THIS WEEK: MIDDAY MEALS

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Fresh Burrata and basil with red ripe tomatoes; alfresco dining at Silver’s; Garrett Wellins is Silver’s third-generation chef/owner.

silver lining
THE AMERICAN DREAM IS THRIVING AT SILVER’S, A SOUTHAMPTON MAINSTAY SINCE 1923.
BY MATTHEW WEXLER PHOTOGRAPHY BY ERIC STRIFFLER

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here was a time when you could buy an authentic Cuban cigar at Silver’s, now one of Southampton’s most nostalgic and notable restaurants. Years later you might find military fatigues, British woolens, or electronics. Today, you’re more apt to indulge in that East End classic, a lobster roll (with 21st-century prices), and a glass of rosé. Manning the kitchen (and the front of house and everywhere in between) is Garrett Wellins, third-generation owner of the quaint bistro that sits idyllically tucked away on Main Street’s south end. Wellins, a good-humored multitasker who could start a side career as a double for Garry Shandling, has been in the business since he was 8 years old. With a smirk, he says his dad told him, “Come to work or I’ll kill you.” He’s been there ever since. While Wellins started by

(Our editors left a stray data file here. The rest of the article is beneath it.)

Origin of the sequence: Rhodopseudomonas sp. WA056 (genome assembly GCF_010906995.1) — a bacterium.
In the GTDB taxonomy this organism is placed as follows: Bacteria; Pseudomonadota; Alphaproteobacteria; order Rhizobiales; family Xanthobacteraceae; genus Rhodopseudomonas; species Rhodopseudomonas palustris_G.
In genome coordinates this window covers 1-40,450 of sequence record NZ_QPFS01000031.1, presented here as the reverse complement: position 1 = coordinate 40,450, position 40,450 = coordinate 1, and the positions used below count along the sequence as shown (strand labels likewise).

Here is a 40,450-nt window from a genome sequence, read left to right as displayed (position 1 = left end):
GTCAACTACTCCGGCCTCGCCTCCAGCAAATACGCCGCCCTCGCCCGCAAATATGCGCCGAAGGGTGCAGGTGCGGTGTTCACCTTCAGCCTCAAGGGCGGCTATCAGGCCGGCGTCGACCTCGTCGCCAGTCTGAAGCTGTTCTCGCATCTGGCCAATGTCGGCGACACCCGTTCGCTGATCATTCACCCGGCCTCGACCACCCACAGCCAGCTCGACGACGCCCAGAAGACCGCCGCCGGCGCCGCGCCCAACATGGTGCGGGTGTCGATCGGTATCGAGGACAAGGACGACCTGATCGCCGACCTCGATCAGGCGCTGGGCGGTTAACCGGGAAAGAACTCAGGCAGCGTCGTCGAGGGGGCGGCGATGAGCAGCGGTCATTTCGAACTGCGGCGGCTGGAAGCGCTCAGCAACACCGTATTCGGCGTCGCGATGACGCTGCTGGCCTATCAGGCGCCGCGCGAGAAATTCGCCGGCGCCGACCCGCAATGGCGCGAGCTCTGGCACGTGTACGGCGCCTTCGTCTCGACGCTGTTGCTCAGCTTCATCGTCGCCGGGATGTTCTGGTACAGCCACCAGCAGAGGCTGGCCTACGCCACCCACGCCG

“Silver’s was a modest menu, but my dad was eager to survive and looking to create something more unique.”